You might be thinking “What is the problem with that? People do not have to play Wave Shooters if they don’t want to”, which is correct but is a flawed logic. Imagine that you do not own a VR device but you’re interested in checking VR out. If you take a look at a few discussions online and browse some of the games available in stores, all you see is wave shooter after wave shooter.
Naturally, you would probably exclaim that you won’t waste money to play one type of game and move on. Not good for the growth of an industry. There is a bigger issue here though, not caused by wave shooters but incorporates wave shooters into the problem. The platform. VR as a whole, as a consumer platform right now is the issue.
I have said this a few times but I will say it again, I have yet to see a VR title that would only be possible as a virtual reality game. You have your wave shooters and your racing games, you even have titles such as Resident Evil 7, which are arguably even better when played in virtual reality.
Even with all of these games, there isn’t a single one that would be impossible to play without VR. You might be ready to argue with titles such as Keep Talking and Nobody Explodes. When you break down the core concepts, it is perfectly playable without the need of a VR device.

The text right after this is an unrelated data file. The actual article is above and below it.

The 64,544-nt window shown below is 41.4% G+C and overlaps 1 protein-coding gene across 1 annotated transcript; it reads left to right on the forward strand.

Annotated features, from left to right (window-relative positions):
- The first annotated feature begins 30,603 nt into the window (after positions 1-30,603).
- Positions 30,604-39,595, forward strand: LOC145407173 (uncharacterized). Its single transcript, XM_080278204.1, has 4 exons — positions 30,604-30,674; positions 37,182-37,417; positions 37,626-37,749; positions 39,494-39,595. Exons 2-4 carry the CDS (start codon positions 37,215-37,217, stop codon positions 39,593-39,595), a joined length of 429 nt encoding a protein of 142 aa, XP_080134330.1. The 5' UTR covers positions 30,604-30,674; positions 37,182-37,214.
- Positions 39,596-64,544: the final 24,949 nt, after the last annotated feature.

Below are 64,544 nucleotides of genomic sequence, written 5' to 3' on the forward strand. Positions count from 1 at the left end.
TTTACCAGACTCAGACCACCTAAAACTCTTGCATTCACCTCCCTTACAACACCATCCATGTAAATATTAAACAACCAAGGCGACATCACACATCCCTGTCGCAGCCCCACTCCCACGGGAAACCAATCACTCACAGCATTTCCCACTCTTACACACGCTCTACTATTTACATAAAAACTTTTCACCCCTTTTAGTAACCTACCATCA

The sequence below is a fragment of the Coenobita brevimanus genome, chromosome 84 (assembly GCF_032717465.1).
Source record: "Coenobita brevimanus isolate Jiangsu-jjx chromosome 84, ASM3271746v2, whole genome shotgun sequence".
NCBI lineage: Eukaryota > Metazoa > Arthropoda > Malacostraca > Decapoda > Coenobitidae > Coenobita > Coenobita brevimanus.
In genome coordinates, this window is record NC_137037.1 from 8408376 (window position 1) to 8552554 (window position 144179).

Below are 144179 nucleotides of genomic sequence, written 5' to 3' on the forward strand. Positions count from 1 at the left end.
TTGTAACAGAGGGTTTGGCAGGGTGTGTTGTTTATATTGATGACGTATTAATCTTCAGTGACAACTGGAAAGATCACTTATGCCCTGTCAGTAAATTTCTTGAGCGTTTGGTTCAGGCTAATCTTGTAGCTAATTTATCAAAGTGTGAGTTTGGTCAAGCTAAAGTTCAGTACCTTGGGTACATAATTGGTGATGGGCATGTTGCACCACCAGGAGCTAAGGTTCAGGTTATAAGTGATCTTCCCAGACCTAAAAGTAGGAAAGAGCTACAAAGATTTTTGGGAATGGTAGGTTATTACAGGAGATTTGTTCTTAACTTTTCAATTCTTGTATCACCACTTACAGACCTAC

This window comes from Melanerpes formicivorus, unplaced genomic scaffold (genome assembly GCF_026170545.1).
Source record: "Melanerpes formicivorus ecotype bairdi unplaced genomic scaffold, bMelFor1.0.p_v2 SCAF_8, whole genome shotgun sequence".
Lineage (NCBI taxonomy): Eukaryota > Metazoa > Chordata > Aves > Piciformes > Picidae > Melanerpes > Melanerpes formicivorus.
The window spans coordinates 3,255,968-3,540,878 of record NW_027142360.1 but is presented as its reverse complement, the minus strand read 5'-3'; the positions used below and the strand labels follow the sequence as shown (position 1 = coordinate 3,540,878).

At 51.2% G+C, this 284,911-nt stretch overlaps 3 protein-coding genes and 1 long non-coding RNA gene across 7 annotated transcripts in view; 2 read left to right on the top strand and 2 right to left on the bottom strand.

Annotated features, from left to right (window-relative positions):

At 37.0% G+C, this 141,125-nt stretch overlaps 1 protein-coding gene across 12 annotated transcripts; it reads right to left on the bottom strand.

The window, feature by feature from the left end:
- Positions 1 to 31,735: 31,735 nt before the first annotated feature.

That is the key tipping point that will decide the fate of virtual reality. Whether or not developers can uncover the enigma of creating an exciting game that would only work in VR and nowhere else. If developers can’t figure this out, I fear this will spell the worst for the future of VR. If they do somehow figure out how to solve this puzzle, I definitely see VR becoming what the initial investors originally imagined it would turn into.
#2 — AUGMENTED REALITY
Augmented reality is in a “safe zone” at the moment. It is a technology that has been occasionally utilized for years and years at this point and features a variety of benefits that make it not only more affordable (when compared to VR) but due to the fact that by design it is less resource intensive in terms of processing, you can do a lot more with a lot less than augmented reality.
This does not give AR a free pass, however, as it includes downsides that VR has it beaten on.
We have seen some but not much significant progress on the front of AR recently. Supposedly most of the AR-centric companies are hard at work within bringing their technologies to life. If you ask the general populus about the biggest buzz in the AR world now, they will answer in one of two ways: Apple or Magic Leap.
For those who don’t have their ears close to the current AR scene, let me fill you in on these two companies and why they’re the “talk of the town” at the moment. Apple recently announced that the iPhone 8 will be AR-ready, including multiple cameras that can discern depth (similar to how something like the Kinect worked). But people don’t have to wait until the iPhone 8 to dive into Apple’s AR efforts.